In addition to Dr. Shams, our chief medical officer, Dr. Aniz Girach, joined us about two and a half years ago. Dr. Girach also has significant experience in developing ophthalmic drugs and has several approvals under his belt, including in inherited retinal diseases.
DDD: What can you share about your company’s proprietary RNA repair platform technology?
De Boer: We use single-stranded RNA oligonucleotides as the modality for therapeutics. These are synthesized oligonucleotides — chemically modified oligonucleotides — that interact with mutated messenger RNA in cells. That interaction essentially provides the cell with the information to restore normal protein expression.
The mechanisms that we use vary quite a bit depending on the type of mutation. We use splice switching and exon skipping and repeat targeting, and other mechanisms. And we’ve also invented some novel mechanisms that allow us to do individual-based editing in the messenger RNA. We are using mechanisms that are present in the cell to individually change nucleotides in RNA. That allows us to — in a microsurgical way — correct messenger RNA and restore protein function in mutations involving the retina.
We specialize in genetic forms of blindness. We have built an arsenal of preclinical translational models that can help us to predict how a drug will behave in the clinic.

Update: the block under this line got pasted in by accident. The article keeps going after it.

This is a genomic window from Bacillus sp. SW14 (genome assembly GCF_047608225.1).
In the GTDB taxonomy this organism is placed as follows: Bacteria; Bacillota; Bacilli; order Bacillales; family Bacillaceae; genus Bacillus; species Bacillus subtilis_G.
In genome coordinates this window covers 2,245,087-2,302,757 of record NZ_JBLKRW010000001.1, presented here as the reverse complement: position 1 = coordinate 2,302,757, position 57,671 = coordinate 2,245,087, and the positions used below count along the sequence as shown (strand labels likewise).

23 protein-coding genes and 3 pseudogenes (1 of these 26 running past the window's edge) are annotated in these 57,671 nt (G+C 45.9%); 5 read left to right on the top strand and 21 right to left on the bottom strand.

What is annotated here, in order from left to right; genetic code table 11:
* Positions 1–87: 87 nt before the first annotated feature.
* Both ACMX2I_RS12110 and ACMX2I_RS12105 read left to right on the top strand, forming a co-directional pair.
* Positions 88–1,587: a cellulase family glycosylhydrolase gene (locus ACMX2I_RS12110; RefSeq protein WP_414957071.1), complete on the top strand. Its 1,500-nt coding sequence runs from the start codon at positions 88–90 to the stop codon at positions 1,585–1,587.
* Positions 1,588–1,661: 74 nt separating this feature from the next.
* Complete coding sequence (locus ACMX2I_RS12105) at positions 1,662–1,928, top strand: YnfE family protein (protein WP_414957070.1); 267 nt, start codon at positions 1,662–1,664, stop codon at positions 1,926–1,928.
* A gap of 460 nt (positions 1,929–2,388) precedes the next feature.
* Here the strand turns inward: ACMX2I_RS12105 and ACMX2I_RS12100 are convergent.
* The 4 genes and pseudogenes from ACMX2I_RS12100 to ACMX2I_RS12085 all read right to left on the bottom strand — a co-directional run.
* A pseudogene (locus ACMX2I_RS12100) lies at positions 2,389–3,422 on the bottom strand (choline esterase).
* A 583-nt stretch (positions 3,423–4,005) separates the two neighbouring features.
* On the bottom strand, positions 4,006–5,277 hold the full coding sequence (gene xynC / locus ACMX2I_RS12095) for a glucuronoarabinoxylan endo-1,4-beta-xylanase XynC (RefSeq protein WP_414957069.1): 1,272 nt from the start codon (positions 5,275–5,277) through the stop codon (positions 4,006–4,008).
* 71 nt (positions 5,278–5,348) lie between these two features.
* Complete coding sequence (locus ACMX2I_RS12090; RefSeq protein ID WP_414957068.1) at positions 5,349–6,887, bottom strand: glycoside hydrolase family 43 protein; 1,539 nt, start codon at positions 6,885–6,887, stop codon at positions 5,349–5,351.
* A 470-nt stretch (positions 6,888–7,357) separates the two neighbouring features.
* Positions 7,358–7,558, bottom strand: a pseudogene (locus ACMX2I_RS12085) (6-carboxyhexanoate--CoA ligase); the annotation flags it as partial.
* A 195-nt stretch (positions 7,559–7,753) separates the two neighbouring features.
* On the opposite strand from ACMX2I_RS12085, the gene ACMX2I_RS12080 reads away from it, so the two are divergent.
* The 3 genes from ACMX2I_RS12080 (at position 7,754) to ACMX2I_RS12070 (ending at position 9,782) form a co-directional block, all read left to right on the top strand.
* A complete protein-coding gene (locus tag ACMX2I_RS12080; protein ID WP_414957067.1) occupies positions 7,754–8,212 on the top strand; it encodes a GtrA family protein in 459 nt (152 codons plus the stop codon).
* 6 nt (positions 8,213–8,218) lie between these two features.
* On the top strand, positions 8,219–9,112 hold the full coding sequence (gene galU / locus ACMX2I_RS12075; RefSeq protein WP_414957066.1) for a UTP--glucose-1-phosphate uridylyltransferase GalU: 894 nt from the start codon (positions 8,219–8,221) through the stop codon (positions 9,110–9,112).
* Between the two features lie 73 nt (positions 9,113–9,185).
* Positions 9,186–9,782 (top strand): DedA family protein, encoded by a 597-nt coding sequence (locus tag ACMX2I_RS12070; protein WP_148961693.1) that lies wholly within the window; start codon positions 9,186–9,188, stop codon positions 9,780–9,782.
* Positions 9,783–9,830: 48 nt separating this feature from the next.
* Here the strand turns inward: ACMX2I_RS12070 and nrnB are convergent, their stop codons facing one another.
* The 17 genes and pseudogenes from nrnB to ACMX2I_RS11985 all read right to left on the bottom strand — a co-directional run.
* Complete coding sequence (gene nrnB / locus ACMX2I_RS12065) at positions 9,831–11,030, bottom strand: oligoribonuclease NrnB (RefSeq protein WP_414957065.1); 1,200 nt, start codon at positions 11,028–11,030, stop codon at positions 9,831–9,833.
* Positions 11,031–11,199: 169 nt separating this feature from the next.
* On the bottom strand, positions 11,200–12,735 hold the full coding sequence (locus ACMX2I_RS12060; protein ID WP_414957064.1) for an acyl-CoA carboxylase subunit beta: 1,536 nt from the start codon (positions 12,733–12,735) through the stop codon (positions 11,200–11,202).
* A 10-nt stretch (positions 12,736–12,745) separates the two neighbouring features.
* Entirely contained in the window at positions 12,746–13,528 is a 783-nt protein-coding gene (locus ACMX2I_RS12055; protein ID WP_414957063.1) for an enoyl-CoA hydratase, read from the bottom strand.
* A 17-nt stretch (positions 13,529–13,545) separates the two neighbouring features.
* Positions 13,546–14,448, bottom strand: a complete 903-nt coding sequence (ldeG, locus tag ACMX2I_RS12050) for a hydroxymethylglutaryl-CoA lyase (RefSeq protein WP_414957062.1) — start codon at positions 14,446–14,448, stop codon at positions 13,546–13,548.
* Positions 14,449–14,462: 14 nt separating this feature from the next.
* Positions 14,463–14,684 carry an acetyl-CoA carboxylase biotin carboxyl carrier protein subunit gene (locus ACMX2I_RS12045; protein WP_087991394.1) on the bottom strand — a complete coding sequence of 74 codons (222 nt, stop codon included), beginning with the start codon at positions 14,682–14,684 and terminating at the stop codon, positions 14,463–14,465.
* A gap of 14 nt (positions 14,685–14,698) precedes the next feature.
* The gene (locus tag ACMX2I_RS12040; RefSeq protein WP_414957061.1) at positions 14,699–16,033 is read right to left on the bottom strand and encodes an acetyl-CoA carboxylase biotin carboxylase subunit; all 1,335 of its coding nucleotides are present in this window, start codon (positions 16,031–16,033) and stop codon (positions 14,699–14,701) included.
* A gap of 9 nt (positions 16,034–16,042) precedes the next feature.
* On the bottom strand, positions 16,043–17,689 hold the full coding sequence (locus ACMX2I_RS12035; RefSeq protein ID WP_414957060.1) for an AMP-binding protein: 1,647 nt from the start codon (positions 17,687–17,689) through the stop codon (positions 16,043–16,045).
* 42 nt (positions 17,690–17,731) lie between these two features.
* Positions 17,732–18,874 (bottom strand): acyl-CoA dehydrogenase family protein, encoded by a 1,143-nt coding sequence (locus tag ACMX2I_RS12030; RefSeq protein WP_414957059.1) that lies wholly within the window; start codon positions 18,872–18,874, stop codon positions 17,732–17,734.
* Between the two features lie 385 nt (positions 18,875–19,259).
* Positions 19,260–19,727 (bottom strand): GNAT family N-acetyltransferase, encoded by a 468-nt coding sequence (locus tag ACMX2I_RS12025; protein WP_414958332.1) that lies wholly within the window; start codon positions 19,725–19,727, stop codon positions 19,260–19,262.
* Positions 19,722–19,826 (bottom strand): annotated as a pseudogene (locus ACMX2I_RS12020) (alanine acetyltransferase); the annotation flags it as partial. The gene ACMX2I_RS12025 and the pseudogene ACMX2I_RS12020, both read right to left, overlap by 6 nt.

For example, we can grow human retinas in the lab. We can take a skin biopsy from an individual and grow their personal retina in a dish in the lab. Subsequently, we can test drugs on this retina to understand what the right dose is and understand how potent the therapeutic will be. This approach has allowed us to increase the probability of success for therapeutics that we take to the clinic.
We are validating [artificial retinas] as a predictive tool across different mutations and diseases. And so far, our model has been successful two out of two times with both sepofarsen for LCA10 and QR 421-a for Usher syndrome. The model has predicted the activity of the drug and the correct dose for the clinical trial. So, once we further validate it, this model will become even more predictive and can allow us to think about accelerated development pathways.
DDD: Could you give an overview of the investigational RNA therapy QR-421a that might stop vision loss in people with retinitis pigmentosa and Usher syndrome?
Daniel de Boer: QR421a targets mutations in exon 13 of the USH2A gene.
One phenotype associated with such mutations is called retinitis pigmentosa, which leads to vision loss. Another phenotype leads to both vision loss and hearing loss, which is called Usher’s syndrome, but it’s caused by mutations in the same part of the gene. We can use one therapeutic to target both phenotypes.
In a Phase 1/2 clinical trial, we had 20 patients with this mutation in exon 13 in the USH2A gene. We saw some really encouraging results where the people who were treated with the drug, it stabilized their vision in the treated eye versus a continued decline in the untreated side. Some even had their vision improve in their treated eye.